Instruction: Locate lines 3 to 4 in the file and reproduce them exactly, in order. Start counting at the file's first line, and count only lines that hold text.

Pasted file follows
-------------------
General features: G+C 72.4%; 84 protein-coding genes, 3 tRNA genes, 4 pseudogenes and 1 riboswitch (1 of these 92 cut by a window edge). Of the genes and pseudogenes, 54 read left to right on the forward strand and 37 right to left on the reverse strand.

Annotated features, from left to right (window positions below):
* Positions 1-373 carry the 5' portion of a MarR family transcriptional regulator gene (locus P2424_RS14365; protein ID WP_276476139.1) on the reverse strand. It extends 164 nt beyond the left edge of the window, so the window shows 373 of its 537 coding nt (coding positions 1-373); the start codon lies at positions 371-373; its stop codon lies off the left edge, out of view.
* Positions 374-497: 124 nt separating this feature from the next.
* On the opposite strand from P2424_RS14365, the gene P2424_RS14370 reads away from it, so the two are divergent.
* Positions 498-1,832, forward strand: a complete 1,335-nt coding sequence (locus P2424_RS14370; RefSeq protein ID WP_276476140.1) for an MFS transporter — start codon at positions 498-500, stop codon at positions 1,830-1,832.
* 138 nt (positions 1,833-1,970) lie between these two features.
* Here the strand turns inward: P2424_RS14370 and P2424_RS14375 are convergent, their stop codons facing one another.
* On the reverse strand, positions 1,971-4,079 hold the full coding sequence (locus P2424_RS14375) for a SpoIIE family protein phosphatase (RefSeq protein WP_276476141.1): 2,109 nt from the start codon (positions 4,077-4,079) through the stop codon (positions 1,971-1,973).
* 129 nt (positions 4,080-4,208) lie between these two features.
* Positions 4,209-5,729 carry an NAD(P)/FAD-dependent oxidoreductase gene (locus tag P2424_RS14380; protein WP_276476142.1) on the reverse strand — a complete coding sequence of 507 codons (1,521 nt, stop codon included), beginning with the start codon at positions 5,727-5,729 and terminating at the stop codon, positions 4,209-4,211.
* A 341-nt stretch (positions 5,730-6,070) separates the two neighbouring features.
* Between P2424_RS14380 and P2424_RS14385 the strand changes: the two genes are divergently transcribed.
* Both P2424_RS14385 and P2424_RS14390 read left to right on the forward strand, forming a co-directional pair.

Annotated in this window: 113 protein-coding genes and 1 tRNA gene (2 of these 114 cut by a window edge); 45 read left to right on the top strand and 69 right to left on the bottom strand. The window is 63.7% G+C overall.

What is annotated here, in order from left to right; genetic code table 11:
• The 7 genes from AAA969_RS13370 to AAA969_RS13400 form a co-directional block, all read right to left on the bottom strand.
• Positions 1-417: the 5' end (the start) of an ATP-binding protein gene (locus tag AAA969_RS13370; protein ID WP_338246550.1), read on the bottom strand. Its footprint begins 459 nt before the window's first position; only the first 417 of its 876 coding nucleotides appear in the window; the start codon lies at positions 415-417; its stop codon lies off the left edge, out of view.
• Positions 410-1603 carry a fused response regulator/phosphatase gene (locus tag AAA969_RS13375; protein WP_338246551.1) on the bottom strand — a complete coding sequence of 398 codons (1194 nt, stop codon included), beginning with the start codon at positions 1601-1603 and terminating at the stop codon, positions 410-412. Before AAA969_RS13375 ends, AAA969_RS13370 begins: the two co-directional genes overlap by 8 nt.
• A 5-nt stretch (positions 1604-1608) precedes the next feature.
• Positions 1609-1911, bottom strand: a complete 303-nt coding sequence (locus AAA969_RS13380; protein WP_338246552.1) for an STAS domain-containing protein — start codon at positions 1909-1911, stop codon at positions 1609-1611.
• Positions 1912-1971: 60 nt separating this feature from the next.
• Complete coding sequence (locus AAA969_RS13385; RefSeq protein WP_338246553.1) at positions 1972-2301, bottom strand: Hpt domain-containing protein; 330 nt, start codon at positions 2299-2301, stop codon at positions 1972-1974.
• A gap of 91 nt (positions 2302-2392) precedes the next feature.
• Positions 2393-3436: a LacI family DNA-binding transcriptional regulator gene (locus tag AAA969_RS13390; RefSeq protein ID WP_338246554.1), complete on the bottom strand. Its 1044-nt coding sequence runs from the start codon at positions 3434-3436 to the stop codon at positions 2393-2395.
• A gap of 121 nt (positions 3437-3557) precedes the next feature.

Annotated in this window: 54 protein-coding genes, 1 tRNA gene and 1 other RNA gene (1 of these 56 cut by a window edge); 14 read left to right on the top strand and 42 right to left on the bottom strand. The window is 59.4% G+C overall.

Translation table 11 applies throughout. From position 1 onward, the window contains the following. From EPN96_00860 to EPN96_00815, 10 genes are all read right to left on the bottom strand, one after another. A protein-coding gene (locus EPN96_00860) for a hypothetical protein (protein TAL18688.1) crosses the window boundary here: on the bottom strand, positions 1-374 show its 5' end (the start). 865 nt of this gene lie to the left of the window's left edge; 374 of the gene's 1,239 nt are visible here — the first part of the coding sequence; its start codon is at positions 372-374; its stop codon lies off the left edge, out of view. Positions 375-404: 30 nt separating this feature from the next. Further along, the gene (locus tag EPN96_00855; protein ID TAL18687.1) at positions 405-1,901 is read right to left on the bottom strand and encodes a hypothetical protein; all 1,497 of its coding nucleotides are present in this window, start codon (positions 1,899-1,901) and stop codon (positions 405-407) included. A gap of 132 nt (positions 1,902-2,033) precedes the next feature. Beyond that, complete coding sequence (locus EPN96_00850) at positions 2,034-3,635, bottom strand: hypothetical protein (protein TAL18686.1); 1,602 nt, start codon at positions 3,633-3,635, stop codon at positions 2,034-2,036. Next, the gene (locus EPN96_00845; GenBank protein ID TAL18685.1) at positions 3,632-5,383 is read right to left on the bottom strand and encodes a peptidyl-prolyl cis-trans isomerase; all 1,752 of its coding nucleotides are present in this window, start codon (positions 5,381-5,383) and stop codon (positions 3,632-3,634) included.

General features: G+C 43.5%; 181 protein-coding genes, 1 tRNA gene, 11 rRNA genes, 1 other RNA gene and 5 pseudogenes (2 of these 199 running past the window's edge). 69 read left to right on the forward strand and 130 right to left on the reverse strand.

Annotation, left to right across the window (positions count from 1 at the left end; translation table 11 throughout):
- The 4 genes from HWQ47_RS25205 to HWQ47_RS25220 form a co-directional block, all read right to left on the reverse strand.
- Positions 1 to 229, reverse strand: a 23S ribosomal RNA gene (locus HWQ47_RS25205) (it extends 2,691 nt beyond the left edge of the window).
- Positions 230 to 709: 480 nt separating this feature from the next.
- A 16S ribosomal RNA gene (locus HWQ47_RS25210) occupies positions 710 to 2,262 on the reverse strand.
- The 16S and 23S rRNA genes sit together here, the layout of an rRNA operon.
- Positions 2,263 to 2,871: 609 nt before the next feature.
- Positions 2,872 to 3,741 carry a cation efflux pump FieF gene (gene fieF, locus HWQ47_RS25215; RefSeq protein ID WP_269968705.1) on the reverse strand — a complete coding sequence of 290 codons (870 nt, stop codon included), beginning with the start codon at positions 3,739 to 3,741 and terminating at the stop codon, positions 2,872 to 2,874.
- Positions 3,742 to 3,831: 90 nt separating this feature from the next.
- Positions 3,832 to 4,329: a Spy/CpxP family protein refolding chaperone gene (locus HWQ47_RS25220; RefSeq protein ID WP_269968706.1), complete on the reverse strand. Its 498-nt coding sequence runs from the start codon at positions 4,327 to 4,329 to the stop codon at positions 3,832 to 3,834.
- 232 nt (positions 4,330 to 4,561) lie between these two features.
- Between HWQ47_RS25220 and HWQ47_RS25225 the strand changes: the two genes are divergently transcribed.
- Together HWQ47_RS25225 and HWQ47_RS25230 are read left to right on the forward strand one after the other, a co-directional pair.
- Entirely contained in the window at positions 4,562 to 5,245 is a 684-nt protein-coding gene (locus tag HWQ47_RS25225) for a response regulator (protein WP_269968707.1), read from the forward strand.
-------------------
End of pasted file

* Positions 1-373 carry the 5' portion of a MarR family transcriptional regulator gene (locus P2424_RS14365; protein ID WP_276476139.1) on the reverse strand. It extends 164 nt beyond the left edge of the window, so the window shows 373 of its 537 coding nt (coding positions 1-373); the start codon lies at positions 371-373; its stop codon lies off the left edge, out of view.
* Positions 374-497: 124 nt separating this feature from the next.